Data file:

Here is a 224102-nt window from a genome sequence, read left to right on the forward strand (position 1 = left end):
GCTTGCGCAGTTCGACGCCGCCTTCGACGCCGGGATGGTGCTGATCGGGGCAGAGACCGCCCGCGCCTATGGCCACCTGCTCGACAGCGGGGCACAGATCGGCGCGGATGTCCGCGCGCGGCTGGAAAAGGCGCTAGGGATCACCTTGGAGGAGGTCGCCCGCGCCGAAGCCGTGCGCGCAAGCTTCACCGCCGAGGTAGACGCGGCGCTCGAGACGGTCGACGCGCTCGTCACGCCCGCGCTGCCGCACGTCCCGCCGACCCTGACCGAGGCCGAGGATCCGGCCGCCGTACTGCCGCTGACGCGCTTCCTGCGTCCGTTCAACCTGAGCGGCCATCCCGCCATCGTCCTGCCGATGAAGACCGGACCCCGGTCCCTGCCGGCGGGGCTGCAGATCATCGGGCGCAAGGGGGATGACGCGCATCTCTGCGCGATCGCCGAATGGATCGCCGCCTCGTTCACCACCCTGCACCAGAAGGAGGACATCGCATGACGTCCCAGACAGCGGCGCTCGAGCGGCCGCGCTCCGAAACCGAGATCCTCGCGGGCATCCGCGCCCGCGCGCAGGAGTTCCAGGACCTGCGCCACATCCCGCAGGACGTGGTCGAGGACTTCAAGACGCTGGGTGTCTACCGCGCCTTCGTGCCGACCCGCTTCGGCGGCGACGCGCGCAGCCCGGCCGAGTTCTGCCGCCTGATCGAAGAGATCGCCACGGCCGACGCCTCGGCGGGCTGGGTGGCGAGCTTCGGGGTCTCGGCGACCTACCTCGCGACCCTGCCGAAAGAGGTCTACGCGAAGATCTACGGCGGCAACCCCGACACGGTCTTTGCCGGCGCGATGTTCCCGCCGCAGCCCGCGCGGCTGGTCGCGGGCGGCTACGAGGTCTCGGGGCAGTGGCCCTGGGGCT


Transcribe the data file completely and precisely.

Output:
Here is a 224102-nt window from a genome sequence, read left to right on the forward strand (position 1 = left end):
GCTTGCGCAGTTCGACGCCGCCTTCGACGCCGGGATGGTGCTGATCGGGGCAGAGACCGCCCGCGCCTATGGCCACCTGCTCGACAGCGGGGCACAGATCGGCGCGGATGTCCGCGCGCGGCTGGAAAAGGCGCTAGGGATCACCTTGGAGGAGGTCGCCCGCGCCGAAGCCGTGCGCGCAAGCTTCACCGCCGAGGTAGACGCGGCGCTCGAGACGGTCGACGCGCTCGTCACGCCCGCGCTGCCGCACGTCCCGCCGACCCTGACCGAGGCCGAGGATCCGGCCGCCGTACTGCCGCTGACGCGCTTCCTGCGTCCGTTCAACCTGAGCGGCCATCCCGCCATCGTCCTGCCGATGAAGACCGGACCCCGGTCCCTGCCGGCGGGGCTGCAGATCATCGGGCGCAAGGGGGATGACGCGCATCTCTGCGCGATCGCCGAATGGATCGCCGCCTCGTTCACCACCCTGCACCAGAAGGAGGACATCGCATGACGTCCCAGACAGCGGCGCTCGAGCGGCCGCGCTCCGAAACCGAGATCCTCGCGGGCATCCGCGCCCGCGCGCAGGAGTTCCAGGACCTGCGCCACATCCCGCAGGACGTGGTCGAGGACTTCAAGACGCTGGGTGTCTACCGCGCCTTCGTGCCGACCCGCTTCGGCGGCGACGCGCGCAGCCCGGCCGAGTTCTGCCGCCTGATCGAAGAGATCGCCACGGCCGACGCCTCGGCGGGCTGGGTGGCGAGCTTCGGGGTCTCGGCGACCTACCTCGCGACCCTGCCGAAAGAGGTCTACGCGAAGATCTACGGCGGCAACCCCGACACGGTCTTTGCCGGCGCGATGTTCCCGCCGCAGCCCGCGCGGCTGGTCGCGGGCGGCTACGAGGTCTCGGGGCAGTGGCCCTGGGGCT